Punctuation can convey more meaning than you may have realized.
Ernest Hemingway is famous for his use of short sentences to build tension, as in this example from “A Farewell to Arms,” describing Catherine Barkley’s childbirth:
She won’t die. She’s just having a bad time. The initial labor is usually protracted. She’s only having a bad time.
The staccato style of the sentences builds a hold-your-breath tension.
Other writers pack everything into a single breathless exhale. One of my favorite examples is from Brian Doyle’s essay “His Last Game,” writing about a drive with his brother:
We drove through the arboretum checking on the groves of ash and oak and willow trees, which were still where they were last time we looked, and then we checked on the wood duck boxes in the pond, which still seemed sturdy and did not feature ravenous weasels that we noticed …
That’s just the first half of the sentence.
Punctuation-wise, most of us fall between these two extremes. We are neither staccato nor breathless. Instead, we use punctuation to establish a comfortable pace for readers by grouping and emphasizing certain chunks of information. And as we edit our own work, from first to final draft, we see how small differences in punctuation come together to create larger effects.
Here are two versions of a paragraph from the opening chapter of my book "Sorry About That." The section describes the encounter between Oprah Winfrey and writer James Frey after the deceptions in Frey’s book “A Million Little Pieces” had come to light. Oprah had defended Frey at first, felt betrayed as the facts of the deception came to light, and angrily led him through his lies on her program. She later felt bad and invited him back for an on-air apology. The paragraph begins with the assertion that we share some traits with Oprah and James Frey.
We are all a bit like Oprah and James Frey: we make mistakes, misspeak, mislead, and misbehave. We can be inconsiderate, rude, and even offensive. Some of us lie and cheat and steal, and some people kill or commit historic crimes.
We are all a bit like Oprah and James Frey. We make mistakes. We misspeak, mislead, and misbehave. We can be inconsiderate, rude, and even offensive. Some of us lie and cheat and steal. And some people kill or commit historic crimes.
Do you have a preference?
I preferred the second version. In the first, mistakes, misspeaking, misleading and misbehaving are all clumped together and the colon seems to attribute all of them to Oprah and Frey. In the second, the comparison is more focused: we are like Oprah and James Frey because we all make mistakes. In the first paragraph too, lying, cheating, stealing, killing and historic crimes are all in the same sentence. In the second paragraph, the most serious offenses are separated from less serious ones, and the punctuation maps the severity of the offenses.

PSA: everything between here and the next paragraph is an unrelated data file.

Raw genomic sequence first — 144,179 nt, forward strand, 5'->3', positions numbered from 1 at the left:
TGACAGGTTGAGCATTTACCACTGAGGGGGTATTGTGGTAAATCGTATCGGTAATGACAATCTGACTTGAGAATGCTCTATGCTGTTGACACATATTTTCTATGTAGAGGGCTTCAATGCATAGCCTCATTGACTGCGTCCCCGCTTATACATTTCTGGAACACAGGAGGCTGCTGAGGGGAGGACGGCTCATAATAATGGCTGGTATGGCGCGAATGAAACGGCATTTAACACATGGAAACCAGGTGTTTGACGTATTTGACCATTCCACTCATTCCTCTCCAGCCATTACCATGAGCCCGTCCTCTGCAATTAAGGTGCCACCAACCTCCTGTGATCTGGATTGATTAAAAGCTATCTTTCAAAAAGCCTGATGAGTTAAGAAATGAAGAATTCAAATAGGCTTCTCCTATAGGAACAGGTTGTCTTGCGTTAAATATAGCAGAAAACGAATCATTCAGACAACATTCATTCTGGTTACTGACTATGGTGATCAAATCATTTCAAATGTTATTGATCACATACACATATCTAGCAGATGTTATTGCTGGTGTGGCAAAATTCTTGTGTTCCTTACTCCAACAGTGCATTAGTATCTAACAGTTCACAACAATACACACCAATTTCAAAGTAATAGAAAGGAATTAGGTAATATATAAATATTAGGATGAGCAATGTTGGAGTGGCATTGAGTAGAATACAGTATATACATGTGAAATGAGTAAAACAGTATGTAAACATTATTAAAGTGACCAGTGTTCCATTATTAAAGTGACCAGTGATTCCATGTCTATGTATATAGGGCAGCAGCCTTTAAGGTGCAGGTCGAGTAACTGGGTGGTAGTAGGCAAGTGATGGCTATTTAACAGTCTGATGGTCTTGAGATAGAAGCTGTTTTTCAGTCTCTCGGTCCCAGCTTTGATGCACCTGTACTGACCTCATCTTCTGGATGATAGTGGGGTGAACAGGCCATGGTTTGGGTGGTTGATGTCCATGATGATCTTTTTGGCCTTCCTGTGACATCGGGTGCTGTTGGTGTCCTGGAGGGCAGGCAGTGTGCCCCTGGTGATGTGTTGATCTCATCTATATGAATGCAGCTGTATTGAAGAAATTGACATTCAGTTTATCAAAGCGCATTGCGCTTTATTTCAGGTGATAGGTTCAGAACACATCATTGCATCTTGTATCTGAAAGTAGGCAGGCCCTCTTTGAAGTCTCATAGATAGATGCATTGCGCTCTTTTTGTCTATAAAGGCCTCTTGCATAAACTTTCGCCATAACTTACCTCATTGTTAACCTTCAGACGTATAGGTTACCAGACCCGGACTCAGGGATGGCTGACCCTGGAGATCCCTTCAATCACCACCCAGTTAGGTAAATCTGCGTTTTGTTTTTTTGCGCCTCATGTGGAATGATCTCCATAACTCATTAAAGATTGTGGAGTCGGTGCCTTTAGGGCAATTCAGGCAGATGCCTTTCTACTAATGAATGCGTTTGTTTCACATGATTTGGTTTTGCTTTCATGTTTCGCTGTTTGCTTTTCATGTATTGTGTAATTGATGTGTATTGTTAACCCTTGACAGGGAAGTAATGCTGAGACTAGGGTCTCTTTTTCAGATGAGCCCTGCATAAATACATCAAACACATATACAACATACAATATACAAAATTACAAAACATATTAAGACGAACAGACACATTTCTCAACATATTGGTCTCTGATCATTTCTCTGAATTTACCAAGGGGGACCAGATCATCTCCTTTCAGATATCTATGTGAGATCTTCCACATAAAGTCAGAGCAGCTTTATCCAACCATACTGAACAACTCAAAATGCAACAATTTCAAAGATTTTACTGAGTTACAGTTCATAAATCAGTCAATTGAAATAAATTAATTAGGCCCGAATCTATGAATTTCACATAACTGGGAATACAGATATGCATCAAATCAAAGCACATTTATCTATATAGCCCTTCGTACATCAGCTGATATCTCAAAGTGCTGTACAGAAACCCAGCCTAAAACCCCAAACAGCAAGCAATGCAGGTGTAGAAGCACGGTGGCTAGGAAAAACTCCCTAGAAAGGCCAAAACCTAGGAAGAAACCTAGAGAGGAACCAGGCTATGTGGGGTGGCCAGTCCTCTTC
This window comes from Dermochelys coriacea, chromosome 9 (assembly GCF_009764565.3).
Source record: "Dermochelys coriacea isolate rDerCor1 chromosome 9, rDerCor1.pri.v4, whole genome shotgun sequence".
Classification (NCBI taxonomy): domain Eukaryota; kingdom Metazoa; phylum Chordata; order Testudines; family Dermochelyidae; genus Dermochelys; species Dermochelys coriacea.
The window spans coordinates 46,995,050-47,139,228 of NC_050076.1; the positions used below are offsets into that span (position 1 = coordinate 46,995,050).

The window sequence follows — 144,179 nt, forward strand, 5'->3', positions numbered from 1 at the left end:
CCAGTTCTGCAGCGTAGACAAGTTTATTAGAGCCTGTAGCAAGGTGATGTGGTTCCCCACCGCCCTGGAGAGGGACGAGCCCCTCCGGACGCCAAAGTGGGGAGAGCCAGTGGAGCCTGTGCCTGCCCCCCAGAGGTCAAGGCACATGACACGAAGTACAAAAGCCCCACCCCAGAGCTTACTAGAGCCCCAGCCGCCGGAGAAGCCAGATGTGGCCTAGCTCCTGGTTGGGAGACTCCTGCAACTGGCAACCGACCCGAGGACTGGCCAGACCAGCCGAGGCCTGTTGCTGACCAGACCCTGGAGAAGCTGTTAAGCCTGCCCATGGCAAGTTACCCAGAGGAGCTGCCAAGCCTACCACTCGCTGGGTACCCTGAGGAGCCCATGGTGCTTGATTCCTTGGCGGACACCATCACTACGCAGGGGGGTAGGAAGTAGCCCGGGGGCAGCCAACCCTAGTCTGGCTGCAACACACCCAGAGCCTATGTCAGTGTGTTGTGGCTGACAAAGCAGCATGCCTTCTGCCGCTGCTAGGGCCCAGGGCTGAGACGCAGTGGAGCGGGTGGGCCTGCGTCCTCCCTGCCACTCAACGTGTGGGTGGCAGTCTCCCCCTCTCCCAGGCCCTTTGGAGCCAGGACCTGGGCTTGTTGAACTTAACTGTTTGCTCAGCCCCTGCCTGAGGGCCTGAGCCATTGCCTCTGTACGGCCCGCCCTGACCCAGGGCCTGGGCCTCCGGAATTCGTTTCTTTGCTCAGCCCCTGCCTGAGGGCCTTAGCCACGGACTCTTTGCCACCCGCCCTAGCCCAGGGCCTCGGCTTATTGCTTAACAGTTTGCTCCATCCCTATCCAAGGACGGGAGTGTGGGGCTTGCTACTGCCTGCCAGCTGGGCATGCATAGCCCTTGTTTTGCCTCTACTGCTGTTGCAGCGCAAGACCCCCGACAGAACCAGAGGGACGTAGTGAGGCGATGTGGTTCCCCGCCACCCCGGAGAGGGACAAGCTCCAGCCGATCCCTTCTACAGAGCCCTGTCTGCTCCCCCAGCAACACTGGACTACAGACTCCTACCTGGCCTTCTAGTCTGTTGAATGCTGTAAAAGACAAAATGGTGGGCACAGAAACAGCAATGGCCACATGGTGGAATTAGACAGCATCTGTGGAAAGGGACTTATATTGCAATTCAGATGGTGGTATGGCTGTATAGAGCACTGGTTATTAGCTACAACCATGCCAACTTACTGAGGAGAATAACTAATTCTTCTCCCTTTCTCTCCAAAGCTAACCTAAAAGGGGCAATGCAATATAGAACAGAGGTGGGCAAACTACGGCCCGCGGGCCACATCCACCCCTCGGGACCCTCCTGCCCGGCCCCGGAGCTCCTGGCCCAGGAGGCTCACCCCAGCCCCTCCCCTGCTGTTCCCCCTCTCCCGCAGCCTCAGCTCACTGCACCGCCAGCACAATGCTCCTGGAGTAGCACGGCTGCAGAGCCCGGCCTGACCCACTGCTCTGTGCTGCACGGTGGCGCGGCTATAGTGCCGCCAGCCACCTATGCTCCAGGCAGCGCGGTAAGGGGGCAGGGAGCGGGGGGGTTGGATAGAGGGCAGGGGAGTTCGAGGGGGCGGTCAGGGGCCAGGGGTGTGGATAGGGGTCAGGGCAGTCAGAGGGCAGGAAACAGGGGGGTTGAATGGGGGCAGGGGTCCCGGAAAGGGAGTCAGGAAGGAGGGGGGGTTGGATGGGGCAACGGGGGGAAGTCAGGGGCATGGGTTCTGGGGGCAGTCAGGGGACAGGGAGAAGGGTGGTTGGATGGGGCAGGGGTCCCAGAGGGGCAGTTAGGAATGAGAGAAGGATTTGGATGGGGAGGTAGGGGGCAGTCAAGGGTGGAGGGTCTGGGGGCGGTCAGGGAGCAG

Here is another, less complicated, punctuation choice:
When we face our transgressions, we often feel the need (or are called upon) to apologize.
When we face our transgressions, we often feel the need—or are called upon—to apologize.
The contrast is between parentheses and dashes. In the first, the parentheses make the phrase “or are called upon” a whisper to the reader, a confidential aside. In the second, the dashes emphasize those words—signaling the contrast between feeling the need to apologize and being called upon to do so. Commas would have been a middle-of-the-road choice, but that option would have left the intention less specific—neither an aside nor an emphatic.
Finally, consider this pair:
Some of us apologize well and use language to repair relationships and restore respect; others apologize poorly and our insincerity leaves transgressions unresolved or even causes new harm.
Some of us apologize well and use language to repair relationships and restore respect. Others apologize poorly and our insincerity leaves transgressions unresolved or even causes new harm.
These differ only in that the first has a semicolon while the second uses a period. What’s the difference? The first can be read as imputing a closer connection to the two clauses—perhaps even a silent “however.” The second treats the sentences as standing on their own, which affords the last clause a bit more emphasis. As you revise and edit your work, remember to think about the choices that punctuation affords for the pace of paragraphs and sentences.
But don’t overdo it. There is a story about the famous prose stylist Joseph Conrad that goes like this: When Conrad emerged from his study after a morning of writing, his wife asked what he had done. He said, “I took out a comma.” The story is most likely apocryphal—or at least I hope it is.
This article originally appeared on the OUP blog and is included here with permission.
Image courtesy of Shutterstock.